PubMed 9886813

Referenced in Channelpedia wiki pages of: none

Automatically associated channels: SK2

Title: Effects of streptozocin-induced diabetes and islet cell transplantation on insulin signaling in rat skeletal muscle.

Authors: J F Markuns, R Napoli, M F Hirshman, A M Davalli, B Cheatham, L J Goodyear

Journal, date & volume: Endocrinology, 1999 Jan , 140, 106-11

PubMed link:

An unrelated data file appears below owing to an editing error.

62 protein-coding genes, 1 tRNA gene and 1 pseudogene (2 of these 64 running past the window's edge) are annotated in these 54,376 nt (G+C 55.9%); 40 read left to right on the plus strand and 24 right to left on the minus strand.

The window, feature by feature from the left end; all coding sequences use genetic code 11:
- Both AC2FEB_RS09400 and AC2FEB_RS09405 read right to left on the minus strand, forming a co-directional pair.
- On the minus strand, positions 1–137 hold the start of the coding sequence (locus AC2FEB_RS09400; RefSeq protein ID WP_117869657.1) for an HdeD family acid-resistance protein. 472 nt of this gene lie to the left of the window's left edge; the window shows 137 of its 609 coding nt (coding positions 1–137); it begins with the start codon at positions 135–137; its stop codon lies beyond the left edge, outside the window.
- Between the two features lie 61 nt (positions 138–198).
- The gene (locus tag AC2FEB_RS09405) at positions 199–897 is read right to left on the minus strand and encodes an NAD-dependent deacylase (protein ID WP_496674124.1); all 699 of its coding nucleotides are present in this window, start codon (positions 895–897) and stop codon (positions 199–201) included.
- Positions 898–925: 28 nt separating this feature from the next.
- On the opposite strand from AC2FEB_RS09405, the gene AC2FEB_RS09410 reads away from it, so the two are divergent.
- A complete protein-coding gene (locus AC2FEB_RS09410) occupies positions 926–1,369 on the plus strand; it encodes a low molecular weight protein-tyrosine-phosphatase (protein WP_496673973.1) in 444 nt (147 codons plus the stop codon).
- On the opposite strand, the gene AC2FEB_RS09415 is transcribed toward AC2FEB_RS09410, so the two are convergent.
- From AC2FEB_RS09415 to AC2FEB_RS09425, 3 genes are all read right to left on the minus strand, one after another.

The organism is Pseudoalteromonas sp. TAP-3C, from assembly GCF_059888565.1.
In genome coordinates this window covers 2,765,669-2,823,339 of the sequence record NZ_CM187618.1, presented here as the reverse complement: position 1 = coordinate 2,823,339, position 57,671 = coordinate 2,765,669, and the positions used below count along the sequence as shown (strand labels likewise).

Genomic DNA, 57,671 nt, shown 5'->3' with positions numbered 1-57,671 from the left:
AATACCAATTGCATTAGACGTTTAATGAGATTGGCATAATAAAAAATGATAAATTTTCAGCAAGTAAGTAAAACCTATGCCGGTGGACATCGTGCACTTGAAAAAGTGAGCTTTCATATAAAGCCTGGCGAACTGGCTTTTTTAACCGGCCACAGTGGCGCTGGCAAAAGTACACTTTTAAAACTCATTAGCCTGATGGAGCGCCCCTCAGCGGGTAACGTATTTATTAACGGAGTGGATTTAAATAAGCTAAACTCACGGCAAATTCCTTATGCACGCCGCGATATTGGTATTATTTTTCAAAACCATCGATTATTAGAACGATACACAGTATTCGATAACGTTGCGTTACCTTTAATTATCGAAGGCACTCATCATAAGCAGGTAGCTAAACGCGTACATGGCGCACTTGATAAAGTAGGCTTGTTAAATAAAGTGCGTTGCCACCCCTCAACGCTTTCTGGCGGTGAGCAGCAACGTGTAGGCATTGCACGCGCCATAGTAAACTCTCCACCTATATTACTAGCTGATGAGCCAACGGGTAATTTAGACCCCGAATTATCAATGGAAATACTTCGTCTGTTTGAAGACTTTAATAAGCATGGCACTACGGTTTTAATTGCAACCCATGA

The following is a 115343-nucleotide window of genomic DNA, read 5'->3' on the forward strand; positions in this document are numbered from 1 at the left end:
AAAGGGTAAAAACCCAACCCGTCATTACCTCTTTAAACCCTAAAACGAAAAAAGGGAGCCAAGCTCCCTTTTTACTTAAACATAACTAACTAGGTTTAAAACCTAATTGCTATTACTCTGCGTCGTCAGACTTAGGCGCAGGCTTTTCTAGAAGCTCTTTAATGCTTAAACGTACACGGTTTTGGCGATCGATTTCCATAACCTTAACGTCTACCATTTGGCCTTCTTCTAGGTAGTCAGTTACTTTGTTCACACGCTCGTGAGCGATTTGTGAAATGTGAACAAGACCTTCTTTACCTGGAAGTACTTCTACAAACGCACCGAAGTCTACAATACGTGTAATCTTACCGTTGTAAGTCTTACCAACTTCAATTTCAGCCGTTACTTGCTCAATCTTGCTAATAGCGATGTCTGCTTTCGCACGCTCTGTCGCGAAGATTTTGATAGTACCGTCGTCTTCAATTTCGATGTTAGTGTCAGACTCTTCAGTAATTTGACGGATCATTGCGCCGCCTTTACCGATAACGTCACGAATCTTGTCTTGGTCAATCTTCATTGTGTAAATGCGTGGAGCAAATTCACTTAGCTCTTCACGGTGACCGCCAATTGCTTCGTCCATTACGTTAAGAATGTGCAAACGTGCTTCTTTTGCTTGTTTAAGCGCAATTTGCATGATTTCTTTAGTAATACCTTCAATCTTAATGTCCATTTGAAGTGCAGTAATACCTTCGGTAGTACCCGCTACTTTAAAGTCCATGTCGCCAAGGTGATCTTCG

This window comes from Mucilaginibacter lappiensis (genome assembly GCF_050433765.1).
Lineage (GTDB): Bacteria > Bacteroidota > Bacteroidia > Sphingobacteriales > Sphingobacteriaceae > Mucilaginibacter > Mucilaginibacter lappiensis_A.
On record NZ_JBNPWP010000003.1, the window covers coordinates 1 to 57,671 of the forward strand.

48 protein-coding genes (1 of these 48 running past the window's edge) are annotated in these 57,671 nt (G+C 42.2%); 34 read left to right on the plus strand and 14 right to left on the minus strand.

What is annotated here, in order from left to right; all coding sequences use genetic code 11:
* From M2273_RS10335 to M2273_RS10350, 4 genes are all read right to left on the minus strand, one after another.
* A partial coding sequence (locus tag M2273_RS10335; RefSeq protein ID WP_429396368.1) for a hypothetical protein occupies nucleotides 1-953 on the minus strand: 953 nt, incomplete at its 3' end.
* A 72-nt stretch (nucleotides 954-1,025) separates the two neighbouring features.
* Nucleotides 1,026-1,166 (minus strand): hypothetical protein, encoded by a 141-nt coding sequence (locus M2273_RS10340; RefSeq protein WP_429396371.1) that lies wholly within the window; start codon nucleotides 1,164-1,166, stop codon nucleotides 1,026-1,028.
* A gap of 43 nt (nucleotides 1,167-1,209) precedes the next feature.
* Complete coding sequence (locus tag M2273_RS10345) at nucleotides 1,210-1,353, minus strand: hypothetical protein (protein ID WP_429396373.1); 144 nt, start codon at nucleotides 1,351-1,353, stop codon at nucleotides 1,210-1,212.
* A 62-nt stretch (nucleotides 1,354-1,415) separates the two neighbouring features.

Streptozocin-induced diabetes is associated with alterations in insulin signaling in rat skeletal muscle, including increased insulin receptor substrate-1 phosphorylation and phosphotidylinositol 3-kinase activity. In the current study, we determined the effects of streptozocin-induced diabetes and treatment of diabetes by islet cell transplantation on several proximal insulin-activated signaling proteins. Three groups of male Lewis rats (untreated streptozocin-diabetic animals, islet cell-transplanted diabetic rats, and nondiabetic control rats) were studied in the basal state or 30 min after i.p. insulin injection (20 U/rat). Mixed hindlimb skeletal muscle lysates were used to determine the expression and enzymatic activities of the extracellular regulated kinase 2 (ERK2), p90 ribosomal S6 kinase (RSK2), Akt, and p70 S6 kinase (p70S6k). In all three groups of rats, insulin significantly increased ERK2, RSK2, Akt, and p70S6k activities. There was no effect of diabetes on insulin-stimulated ERK2 activity or ERK2 protein levels. RSK2 expression and insulin-stimulated RSK2 activity were significantly elevated in diabetic rats compared with those in the control animals. Insulin-stimulated Akt activity was also significantly greater in the diabetic animals, but there was no change in protein expression. In contrast, there was a decrease in insulin-stimulated p70S6k activity with no change in protein expression in the diabetic rats. Islet transplantation partially (RSK2) or fully (Akt, p70S6k) normalized these diabetes-induced changes in insulin signaling proteins. We conclude that streptozocin diabetes results in the dysregulation of several critical insulin-activated proteins in rat skeletal muscle, but islet cell transplantation is an effective therapy to partially correct these alterations in insulin signaling.